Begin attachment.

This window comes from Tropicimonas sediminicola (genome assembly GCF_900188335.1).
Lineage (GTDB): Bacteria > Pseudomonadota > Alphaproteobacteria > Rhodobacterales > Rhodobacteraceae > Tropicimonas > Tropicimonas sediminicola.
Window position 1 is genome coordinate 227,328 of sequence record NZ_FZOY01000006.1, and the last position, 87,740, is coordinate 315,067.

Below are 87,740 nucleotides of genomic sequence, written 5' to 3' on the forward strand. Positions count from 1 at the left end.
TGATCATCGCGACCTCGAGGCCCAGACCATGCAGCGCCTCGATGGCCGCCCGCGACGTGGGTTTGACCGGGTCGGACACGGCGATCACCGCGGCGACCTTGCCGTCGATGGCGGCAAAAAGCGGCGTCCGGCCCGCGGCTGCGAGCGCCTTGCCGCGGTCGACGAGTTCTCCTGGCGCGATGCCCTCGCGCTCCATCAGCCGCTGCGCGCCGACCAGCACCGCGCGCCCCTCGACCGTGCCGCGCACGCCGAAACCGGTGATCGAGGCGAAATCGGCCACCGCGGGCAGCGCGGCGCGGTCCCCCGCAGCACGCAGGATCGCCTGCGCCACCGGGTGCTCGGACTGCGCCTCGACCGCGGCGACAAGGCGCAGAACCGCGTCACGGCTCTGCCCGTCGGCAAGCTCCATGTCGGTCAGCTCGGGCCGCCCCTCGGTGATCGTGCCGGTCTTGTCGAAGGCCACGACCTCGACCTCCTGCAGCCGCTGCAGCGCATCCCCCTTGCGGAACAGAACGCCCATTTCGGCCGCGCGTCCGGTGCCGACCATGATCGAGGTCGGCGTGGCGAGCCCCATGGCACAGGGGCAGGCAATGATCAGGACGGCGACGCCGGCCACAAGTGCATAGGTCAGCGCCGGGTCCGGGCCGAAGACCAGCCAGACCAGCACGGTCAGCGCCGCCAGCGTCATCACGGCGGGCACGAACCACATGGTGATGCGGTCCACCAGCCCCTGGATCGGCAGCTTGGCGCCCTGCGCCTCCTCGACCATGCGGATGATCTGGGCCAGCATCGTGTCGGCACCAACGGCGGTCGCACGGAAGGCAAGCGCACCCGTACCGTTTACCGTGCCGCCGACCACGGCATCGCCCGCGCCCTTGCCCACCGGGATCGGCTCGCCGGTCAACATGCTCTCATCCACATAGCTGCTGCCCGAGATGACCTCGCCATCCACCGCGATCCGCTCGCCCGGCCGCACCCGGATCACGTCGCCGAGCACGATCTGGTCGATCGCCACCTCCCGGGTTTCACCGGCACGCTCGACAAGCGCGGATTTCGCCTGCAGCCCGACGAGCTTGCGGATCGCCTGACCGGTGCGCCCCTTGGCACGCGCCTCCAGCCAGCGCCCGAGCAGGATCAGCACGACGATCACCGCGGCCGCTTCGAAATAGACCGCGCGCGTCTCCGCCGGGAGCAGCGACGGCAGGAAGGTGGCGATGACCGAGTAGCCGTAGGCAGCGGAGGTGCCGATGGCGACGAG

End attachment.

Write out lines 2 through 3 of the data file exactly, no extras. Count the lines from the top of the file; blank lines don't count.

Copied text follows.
Lineage (GTDB): Bacteria > Pseudomonadota > Alphaproteobacteria > Rhodobacterales > Rhodobacteraceae > Tropicimonas > Tropicimonas sediminicola.
Window position 1 is genome coordinate 227,328 of sequence record NZ_FZOY01000006.1, and the last position, 87,740, is coordinate 315,067.